Continue saving in your physician's office. Ask for samples, a voucher or a coupon.
"It's perfectly OK to ask for samples, especially if it's a new medication," De Monte says. "Some doctors can give you a seven-day, 14-day or a one-month supply as a trial. That would offset the cost and let you know if it works or not."
Ask about a generic version of your medication and check to see whether the prescription drug is available over the counter. "Some antihistamines and antacids are much cheaper purchased over the counter," De Monte says.
Before you get the prescription filled, shop around. "Call ahead and get a price quote, especially on a new medication," De Monte says. "Mail order can work, too, if you've tried the medication and know you're going to be on it for the long term. The savings can be enormous. You might get a three-month supply at a one-month co-pay, compared to a retail pharmacy."
Even though you shouldn't halve the dosage of your medications, sometimes you can get a prescription at double the dose without doubling the price; you can then use a pill splitter to cut the pills in half. Keep in mind, however, that coated or time-release pills should not be cut, De Monte says.
3. Car insurance
Cuts that cost you:
Remove a family member from your car insurance and, sure, your premium will go down. How much you'll save depends on the carrier. But even though many policies do cover a friend or neighbor who drives the car in a pinch, family members who drive should be named on the policy. The savings aren't significant anyway, says Kate Hollcraft, a spokeswoman for Allstate Insurance.
Worst-case scenario: You might not be covered in case of an accident. Also, your insurance company may drop you.
"Failure to list someone who is a regular driver could result in a loss of coverage because you were not honest in your dealings with us," Hollcraft says.
If you have a minor fender bender with no injuries, you may decide to leave your insurance agent in the dark to avoid an increase in insurance premiums. But that other driver who at first says he's OK could come back later and claim to be hurt.
"You never know when someone might sue you," Hollcraft says. "You want to make sure you've told your insurance company about an accident."
Cuts that count:
If you have towing coverage through a motor club and on your car insurance, nix the towing through your insurance carrier, Hollcraft says. If your old clunker isn't worth much, consider dropping the collision coverage, she adds. Your savings will vary depending on your carrier.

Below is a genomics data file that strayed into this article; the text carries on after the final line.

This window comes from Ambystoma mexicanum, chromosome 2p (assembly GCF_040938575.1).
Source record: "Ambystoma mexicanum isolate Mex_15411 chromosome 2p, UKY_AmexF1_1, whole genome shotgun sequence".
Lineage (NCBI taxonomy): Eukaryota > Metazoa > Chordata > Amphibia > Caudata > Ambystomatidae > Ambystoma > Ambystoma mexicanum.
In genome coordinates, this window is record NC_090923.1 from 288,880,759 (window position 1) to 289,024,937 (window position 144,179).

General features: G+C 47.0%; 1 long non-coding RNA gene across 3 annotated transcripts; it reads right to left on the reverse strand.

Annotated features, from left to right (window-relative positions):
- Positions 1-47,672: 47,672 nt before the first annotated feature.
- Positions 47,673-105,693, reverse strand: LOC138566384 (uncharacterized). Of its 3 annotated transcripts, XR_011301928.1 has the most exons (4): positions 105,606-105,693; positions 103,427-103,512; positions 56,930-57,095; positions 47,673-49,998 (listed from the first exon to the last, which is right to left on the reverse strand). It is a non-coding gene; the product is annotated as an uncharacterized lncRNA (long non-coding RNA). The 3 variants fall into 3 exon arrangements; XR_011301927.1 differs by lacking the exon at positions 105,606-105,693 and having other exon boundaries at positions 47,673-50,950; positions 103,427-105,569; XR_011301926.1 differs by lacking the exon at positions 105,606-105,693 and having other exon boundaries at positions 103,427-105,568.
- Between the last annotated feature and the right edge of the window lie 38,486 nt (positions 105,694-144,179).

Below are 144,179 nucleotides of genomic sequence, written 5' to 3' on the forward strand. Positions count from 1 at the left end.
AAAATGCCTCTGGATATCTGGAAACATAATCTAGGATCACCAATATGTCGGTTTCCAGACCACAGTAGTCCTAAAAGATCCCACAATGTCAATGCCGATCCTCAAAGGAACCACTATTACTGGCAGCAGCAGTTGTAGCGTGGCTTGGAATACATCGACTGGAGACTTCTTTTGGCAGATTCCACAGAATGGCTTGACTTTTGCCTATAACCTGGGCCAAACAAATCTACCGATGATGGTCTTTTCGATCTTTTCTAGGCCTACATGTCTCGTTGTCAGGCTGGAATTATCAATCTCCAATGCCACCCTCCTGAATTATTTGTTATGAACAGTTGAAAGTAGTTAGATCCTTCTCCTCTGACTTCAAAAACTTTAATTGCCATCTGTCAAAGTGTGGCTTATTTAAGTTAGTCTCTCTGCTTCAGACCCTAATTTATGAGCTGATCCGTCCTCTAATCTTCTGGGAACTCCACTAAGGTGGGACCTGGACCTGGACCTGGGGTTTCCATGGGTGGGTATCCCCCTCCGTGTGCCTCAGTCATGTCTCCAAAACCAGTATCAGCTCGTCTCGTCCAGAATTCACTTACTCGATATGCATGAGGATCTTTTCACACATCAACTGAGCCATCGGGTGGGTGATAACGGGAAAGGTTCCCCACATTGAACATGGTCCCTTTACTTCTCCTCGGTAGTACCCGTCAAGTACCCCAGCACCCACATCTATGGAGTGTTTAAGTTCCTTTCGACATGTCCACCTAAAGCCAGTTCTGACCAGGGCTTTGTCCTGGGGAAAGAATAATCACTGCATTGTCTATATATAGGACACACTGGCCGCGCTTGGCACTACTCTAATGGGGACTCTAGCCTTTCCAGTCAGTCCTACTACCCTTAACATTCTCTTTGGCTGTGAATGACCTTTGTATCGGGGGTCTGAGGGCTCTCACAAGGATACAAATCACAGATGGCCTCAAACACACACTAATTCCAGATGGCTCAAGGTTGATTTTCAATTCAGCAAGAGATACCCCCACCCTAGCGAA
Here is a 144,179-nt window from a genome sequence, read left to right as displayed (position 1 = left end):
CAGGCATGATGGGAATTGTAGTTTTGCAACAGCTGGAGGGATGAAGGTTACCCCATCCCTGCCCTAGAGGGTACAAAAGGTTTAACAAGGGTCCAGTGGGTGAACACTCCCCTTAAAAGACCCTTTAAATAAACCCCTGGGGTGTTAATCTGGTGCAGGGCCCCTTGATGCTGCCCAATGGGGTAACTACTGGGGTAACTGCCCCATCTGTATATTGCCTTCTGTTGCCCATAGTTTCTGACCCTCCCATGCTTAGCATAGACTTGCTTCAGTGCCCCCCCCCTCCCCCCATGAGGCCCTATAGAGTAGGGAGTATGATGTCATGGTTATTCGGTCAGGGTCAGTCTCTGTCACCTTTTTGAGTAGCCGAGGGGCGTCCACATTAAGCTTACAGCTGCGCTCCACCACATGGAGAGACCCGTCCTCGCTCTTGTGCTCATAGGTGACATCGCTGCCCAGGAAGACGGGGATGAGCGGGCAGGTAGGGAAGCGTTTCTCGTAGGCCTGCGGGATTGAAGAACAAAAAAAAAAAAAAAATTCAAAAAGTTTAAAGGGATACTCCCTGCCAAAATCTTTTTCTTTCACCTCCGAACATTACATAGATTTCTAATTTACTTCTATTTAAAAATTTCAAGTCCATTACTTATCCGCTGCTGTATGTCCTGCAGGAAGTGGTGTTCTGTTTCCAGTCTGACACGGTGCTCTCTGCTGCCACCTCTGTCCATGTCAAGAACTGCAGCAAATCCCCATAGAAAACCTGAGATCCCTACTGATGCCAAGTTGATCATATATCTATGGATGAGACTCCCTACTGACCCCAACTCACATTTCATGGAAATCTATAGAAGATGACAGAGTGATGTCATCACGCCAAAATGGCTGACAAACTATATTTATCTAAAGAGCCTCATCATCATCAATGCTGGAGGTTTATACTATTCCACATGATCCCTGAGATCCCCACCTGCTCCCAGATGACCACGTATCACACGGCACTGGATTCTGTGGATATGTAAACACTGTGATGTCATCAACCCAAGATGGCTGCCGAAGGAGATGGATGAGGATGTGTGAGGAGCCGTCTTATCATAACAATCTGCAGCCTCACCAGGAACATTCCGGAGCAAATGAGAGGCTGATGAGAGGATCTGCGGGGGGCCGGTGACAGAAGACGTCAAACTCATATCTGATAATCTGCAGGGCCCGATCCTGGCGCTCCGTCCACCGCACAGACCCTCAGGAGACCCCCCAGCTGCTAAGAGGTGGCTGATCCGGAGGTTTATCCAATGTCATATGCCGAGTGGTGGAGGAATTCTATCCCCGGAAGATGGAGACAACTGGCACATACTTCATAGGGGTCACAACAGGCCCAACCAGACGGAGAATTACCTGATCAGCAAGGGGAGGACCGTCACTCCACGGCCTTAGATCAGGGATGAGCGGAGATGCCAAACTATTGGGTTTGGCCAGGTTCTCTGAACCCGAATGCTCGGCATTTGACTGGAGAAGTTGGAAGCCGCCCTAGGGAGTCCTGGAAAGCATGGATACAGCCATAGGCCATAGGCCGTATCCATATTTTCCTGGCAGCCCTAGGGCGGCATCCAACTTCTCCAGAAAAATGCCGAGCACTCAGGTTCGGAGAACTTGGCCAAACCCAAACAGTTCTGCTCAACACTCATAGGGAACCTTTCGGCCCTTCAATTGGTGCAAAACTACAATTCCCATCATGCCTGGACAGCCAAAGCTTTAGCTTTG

You can also find a payment plan to fit your budget. If you can afford to pay your premium every six months, you might save 10% compared with 12 monthly payments. On the other hand, if money is tight, maybe a monthly bill would help you budget, Hollcraft says.
Although teen drivers (and any drivers younger than 25) typically drive up the cost of car insurance, relief is available. Check with your car insurance carrier to see whether it offers a good-student discount. Other programs for young drivers also are available. For example, in many states State Farm offers a discount program called Steer Clear Safe Driver for parents insuring drivers younger than 25.
4. Home insurance
Cuts that cost you:
With a lower appraisal, you may be tempted to save money by reducing the insurance on your home and its contents. Savings will vary by insurance carrier and the value of your home.
Worst case scenario: If you have a home catastrophe, your insurance may not cover everything.
"Even if the value of your home has gone down, the cost to rebuild it has not," Hollcraft says. "The cost of wood and other building materials has not gone down. If you have a loss, you want your insurance to make you whole."
You may also be tempted to look for savings on the liability insurance that covers you if, say, someone trips and falls in your home. Again, your savings will vary. But being without liability insurance can also be troublesome.
"In many states, claimants can sue," Hollcraft says. "If you have insurance, the coverage will cover the lawsuit. If not, you'll have to cover the suit by selling assets."
Cuts that count:
Though you can't cut back on everything, you can find savings. If you raise the deductible on your homeowners insurance from $250 or $500 to $1,000, you might save as much as 25%, McCollum says. Just make sure you have the difference socked away in savings so you can pay it yourself if disaster strikes.
Finally, if your car, home and other insurance policies aren't with one carrier, look into the savings from consolidating. Most carriers offer a discount to customers who insure multiple cars, their home and other needs.
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